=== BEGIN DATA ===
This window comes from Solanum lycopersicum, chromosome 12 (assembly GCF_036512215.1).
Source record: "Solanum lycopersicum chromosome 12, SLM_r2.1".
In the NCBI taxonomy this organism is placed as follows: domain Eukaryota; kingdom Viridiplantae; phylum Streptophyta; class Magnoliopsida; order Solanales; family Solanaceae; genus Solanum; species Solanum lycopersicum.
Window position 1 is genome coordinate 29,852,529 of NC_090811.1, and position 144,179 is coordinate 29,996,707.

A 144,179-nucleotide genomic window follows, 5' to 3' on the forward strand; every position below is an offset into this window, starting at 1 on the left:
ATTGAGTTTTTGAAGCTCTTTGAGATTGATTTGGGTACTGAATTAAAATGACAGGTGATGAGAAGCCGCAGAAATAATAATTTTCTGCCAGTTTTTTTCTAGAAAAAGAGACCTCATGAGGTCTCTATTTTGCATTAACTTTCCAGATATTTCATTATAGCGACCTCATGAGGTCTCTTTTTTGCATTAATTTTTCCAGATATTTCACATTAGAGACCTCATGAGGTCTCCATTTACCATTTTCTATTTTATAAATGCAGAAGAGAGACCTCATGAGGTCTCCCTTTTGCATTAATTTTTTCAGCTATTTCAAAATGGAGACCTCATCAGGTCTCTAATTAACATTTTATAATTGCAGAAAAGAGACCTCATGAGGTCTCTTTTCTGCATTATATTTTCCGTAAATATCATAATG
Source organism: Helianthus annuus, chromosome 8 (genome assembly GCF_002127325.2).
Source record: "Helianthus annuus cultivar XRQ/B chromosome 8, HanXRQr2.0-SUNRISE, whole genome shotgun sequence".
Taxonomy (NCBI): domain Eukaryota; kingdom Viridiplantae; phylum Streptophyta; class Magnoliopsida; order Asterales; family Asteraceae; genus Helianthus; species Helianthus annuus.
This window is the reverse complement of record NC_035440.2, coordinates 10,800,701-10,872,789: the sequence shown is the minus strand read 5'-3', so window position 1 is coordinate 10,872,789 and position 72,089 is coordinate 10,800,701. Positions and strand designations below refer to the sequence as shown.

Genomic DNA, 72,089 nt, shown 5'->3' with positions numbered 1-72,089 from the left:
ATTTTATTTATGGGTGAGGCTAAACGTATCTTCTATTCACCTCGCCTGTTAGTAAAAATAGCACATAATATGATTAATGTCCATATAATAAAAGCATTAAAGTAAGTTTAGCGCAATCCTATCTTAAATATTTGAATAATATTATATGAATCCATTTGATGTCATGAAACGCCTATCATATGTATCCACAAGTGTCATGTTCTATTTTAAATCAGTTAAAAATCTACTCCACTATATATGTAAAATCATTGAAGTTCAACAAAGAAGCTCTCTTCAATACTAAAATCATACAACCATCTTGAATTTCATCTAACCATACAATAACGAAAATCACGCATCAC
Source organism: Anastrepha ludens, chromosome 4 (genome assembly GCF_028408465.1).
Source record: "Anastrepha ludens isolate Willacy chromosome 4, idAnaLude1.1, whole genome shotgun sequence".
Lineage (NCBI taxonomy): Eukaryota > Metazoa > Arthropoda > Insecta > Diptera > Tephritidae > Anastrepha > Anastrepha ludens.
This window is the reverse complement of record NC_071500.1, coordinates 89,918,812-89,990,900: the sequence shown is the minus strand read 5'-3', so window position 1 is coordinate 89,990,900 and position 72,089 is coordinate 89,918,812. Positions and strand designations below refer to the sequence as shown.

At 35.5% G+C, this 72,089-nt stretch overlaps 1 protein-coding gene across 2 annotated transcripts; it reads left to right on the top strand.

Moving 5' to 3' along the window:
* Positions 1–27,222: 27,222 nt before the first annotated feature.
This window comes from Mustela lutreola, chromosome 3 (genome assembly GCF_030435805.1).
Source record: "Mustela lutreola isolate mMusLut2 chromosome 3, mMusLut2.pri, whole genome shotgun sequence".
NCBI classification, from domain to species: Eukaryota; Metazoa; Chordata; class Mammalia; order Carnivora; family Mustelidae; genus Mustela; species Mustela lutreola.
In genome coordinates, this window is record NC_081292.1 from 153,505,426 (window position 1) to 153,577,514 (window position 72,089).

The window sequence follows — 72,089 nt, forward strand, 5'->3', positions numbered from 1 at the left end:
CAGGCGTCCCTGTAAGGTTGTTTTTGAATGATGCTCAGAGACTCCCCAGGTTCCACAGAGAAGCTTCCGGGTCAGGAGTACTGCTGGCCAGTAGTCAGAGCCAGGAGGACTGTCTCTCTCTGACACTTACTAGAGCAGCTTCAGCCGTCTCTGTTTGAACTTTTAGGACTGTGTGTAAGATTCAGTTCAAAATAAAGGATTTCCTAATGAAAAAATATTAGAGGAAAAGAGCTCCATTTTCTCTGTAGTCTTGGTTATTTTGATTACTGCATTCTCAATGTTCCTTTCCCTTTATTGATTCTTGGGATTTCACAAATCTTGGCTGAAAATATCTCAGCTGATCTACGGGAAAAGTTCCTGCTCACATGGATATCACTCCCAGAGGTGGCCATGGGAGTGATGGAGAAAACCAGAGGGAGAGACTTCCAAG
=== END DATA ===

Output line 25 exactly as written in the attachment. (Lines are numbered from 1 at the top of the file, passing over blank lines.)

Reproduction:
CAGGCGTCCCTGTAAGGTTGTTTTTGAATGATGCTCAGAGACTCCCCAGGTTCCACAGAGAAGCTTCCGGGTCAGGAGTACTGCTGGCCAGTAGTCAGAGCCAGGAGGACTGTCTCTCTCTGACACTTACTAGAGCAGCTTCAGCCGTCTCTGTTTGAACTTTTAGGACTGTGTGTAAGATTCAGTTCAAAATAAAGGATTTCCTAATGAAAAAATATTAGAGGAAAAGAGCTCCATTTTCTCTGTAGTCTTGGTTATTTTGATTACTGCATTCTCAATGTTCCTTTCCCTTTATTGATTCTTGGGATTTCACAAATCTTGGCTGAAAATATCTCAGCTGATCTACGGGAAAAGTTCCTGCTCACATGGATATCACTCCCAGAGGTGGCCATGGGAGTGATGGAGAAAACCAGAGGGAGAGACTTCCAAG